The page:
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How to use `git mergetool` to resolve conflicts

Table Of Content

Skip to the relevant sections if needed.

Concepts for resolving Git conflicts

For using mergetool in git, we need to understand the following terminology to understand what is being merged:

  • LOCAL - the head for the file(s) from the current branch on the machine that you are using.
  • REMOTE - the head for files(s) from a remote location that you are trying to merge into your LOCAL branch.
  • BASE - the common ancestor(s) of LOCAL and BASE.
  • MERGED - the tag / HEAD object after the merge - this is saved as a new commit.

Common mergetool from editors will display both LOCAL and REMOTE so you can decide which changes to keep. Please read this tutorial explaining the HEAD objects if you do not know what it is. It will help your understanding of Git tremendously.

Setting up different editors / tool for using git mergetool

We have to change the git config to set a default mergetool. In this example, we will use vimdiff:

$ git config merge.tool vimdiff      

We can also set the editor to display the common ancestor BASE while we examine what changes are in LOCAL and REMOTE with the following setting:

$ git config merge.conflictstyle diff3  

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Finding out what mergetool editors are supported

$ git mergetool --tool-help

And we list a few of them:

Command line mergetool editors

  • Emacs based diff tools: emerge, or Ediff
  • Vim based diff tool: vimdiff

GUI mergetool editors

  • gvimdiff - almost identical to vimdiff but uses the Linux GUI for Vim, please refer to vimdiff if you still use the keyboard commands for GVim.
  • kdiff3
  • meld
  • tortoisemerge

Or consult the community of your favorite editor to see how to do the equivalent operations for your editor.

Other useful mergetool settings

Do not prompt before launching the merge resolution tool

$ git config mergetool.prompt false

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mergetool simple code example

Ref1 for the example
Ref2

creating the git repo

$ mkdir galaxyZoo
$ cd galaxyZoo
$ git init
$ vim astrophy_obj.txt

Add some galaxy types into astrophy_obj.txt then save the file.

# content of astrophy_obj.txt
spiral
ellipitcal
bar 
irregular

save then commit the file.

$ git add astrophy_obj.txt
$ git commit -m 'Initial commit'
$ git branch astrophy_objects   # create a new branch
$ git checkout astrophy_objects # change to new branch
$ vim astrophy_obj.txt          # make changes to file 

Change bar to barred in the file.

$ git commit -am 'changed bar to barred'
$ git checkout master   # change back to master branch
$ vim astrophy_obj.txt  
# add the word `galaxy` to the end of each line using Vim REGEX 
# type `:%s/$/ galaxy/g` in Vim then press enter and save `:wq`

$ git commit -am 'added galaxy to each line'
# merge from the astrophy_objects branch to current branch, i.e. master
$ git merge astrophy_objects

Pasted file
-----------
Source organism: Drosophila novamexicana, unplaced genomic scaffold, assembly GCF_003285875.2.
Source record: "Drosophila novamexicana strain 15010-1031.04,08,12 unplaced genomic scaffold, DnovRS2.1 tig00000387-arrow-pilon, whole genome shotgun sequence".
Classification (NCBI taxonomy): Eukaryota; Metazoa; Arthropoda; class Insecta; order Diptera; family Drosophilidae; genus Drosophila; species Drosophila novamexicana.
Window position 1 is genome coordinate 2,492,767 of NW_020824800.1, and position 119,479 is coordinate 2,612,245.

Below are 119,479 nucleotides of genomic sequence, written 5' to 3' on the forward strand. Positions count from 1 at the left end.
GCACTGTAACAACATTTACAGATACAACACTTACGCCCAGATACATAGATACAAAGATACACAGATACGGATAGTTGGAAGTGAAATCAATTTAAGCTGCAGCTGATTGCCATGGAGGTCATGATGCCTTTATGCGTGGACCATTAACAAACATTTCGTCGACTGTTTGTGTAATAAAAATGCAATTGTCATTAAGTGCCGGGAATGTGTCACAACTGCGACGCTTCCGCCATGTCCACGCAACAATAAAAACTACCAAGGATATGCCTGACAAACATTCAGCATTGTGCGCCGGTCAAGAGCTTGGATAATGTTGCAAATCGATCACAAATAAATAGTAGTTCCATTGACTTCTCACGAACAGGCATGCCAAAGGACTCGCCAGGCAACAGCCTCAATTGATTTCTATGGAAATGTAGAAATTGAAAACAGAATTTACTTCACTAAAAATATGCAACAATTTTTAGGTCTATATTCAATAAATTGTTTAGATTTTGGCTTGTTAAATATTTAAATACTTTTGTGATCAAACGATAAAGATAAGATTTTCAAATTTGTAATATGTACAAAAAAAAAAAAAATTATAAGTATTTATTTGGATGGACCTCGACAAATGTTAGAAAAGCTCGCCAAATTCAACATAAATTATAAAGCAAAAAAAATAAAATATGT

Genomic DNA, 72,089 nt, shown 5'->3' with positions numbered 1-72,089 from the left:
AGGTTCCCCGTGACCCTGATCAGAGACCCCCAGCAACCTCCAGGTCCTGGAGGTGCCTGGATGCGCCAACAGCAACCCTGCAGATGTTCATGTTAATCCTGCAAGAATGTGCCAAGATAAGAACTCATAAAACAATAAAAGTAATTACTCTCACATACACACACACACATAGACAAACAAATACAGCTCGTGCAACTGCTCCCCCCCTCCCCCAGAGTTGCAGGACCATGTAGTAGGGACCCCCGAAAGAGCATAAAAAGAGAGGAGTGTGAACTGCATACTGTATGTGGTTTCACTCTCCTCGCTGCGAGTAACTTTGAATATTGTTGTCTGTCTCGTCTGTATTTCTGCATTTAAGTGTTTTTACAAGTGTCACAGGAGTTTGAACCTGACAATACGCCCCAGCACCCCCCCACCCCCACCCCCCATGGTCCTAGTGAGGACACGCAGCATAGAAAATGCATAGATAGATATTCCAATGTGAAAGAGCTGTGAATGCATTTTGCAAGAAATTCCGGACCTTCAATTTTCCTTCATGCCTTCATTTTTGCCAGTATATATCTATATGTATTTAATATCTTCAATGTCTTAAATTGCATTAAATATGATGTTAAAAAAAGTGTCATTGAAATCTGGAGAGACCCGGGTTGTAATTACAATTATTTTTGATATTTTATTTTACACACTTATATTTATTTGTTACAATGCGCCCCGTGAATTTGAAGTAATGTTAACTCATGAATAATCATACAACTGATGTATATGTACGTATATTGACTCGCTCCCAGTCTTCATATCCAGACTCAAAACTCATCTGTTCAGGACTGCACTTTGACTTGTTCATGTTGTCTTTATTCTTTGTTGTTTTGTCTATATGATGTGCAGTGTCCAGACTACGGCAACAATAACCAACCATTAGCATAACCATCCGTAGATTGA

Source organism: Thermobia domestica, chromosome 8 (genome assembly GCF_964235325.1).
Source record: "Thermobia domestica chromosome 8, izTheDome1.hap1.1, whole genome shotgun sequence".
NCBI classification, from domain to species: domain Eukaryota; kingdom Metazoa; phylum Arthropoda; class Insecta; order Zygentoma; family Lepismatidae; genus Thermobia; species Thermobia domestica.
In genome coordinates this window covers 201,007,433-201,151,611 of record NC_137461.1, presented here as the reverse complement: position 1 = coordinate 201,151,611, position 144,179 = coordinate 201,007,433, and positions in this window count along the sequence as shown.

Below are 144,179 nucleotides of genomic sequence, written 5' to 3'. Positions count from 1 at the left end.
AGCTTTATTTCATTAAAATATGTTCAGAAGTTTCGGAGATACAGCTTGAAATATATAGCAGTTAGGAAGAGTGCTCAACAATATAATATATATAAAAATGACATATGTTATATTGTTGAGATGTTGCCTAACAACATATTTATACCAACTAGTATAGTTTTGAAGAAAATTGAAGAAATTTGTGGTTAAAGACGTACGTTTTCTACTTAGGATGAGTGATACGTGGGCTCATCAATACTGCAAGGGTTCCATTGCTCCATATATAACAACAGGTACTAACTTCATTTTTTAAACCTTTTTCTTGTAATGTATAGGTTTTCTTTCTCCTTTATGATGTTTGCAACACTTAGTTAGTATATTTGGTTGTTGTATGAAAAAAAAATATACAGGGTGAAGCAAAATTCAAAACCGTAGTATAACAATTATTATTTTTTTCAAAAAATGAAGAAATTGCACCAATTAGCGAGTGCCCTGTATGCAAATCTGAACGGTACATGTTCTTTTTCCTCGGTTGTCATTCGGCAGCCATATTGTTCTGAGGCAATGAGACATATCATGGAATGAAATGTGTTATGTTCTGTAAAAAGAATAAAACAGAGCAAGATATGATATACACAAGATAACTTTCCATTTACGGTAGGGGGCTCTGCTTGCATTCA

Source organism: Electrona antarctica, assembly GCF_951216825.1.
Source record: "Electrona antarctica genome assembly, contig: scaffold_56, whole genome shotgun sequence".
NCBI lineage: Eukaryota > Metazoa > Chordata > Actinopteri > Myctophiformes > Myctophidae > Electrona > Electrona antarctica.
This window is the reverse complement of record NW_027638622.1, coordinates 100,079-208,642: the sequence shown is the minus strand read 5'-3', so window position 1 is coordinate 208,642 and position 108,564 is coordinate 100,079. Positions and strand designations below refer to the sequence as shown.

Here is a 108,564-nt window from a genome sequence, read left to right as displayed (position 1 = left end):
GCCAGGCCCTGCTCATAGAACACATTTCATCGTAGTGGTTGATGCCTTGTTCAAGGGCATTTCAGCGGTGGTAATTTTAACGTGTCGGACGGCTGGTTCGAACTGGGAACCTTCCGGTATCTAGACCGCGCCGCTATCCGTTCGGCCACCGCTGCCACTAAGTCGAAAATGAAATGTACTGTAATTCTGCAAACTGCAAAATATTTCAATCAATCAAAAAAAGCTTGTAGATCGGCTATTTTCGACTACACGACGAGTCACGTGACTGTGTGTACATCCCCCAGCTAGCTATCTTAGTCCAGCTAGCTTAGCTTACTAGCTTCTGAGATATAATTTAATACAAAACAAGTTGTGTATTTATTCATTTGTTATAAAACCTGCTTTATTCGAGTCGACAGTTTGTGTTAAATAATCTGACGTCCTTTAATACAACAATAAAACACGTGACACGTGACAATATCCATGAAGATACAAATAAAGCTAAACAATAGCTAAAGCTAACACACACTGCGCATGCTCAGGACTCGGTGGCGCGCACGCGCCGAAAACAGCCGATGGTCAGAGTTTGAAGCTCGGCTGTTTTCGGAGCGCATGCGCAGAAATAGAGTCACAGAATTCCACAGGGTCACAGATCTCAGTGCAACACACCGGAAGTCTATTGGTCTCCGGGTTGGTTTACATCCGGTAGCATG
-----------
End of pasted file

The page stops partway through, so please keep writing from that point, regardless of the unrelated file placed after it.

Then you will see some error messages:

Auto-merging astrophy_obj.txt
CONFLICT (content): Merge conflict in astrophy_obj.txt
Automatic merge failed; fix conflicts and then commit the result.

We can bring up the mergetool:

$ git mergetool

Then it will bring up the different versions of the file in different Vim splits panels.

+--------------------------------+
| LOCAL  |     BASE     | REMOTE |
+--------------------------------+
|             MERGED             |
+--------------------------------+

The top left split panel is the LOCAL, top middle split is BASE and top right split is REMOTE. The bottom split refers to the MERGED version. You can find this info in the bottom bar of each split (I have put 3 yellow rectangles to highlight that info).

As you can see form the below image, my Vim has highlighted the differences in red for me. Vim mergetool image

Now if your terminal has any GUI capability and you have compiled Vim correctly with GUI support, you can use your mouse to click on the bottom split to edit it. Or if you are a Vim ninja, you can use the keyboard shortcut to move to different splits.

Ctrl w + h   # move to the split on the left 
Ctrl w + j   # move to the split below
Ctrl w + k   # move to the split on top
Ctrl w + l   # move to the split on the right

You can either incorporate the changes by manually editing the MERGED split, or use Vim shortcuts pull from one of the LOCAL, BASE ad REMOTE versions.

:diffg RE  # get from REMOTE
:diffg BA  # get from BASE
:diffg LO  # get from LOCAL

save the changes then quit with :wqa to close all the splits. Remember to commit the merge.

$ git commit -am 'merged from several branches'

Resolving conflict from a git pull

If you were trying to do a git pull when you ran into merge conflicts, follow all steps in the previous section for using the mergetool, then do:

$ git rebase –continue

This command will

Forward-port local commits to the updated upstream HEAD.

according to the documentation, meaning your local commits will be pushed to the upstream remote branch as a new forward commit that doesn't interfere with previous commits. Hooray now you can claim that you can collaborate with others with Git without messing up with your collaborators' commits.

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Other vimdiff keyboard shortcuts

]c - Jump to the next change.
[c - Jump to the previous change.

ref

Other great references and tutorials

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BASE - the common ancestor(s) of LOCAL and BASE .. should be "BASE - the common ancestor(s) of LOCAL and REMOTE" ?

let mapleader=','
let g:mapleader=','

if &diff
    map <leader>1 :diffget LOCAL<CR>
    map <leader>2 :diffget BASE<CR>
    map <leader>3 :diffget REMOTE<CR>
endif

some useful maps

@darxtrix, I have the same question.

Yes, @darxtrix is right: BASE is common of LOCAL and REMOTE.

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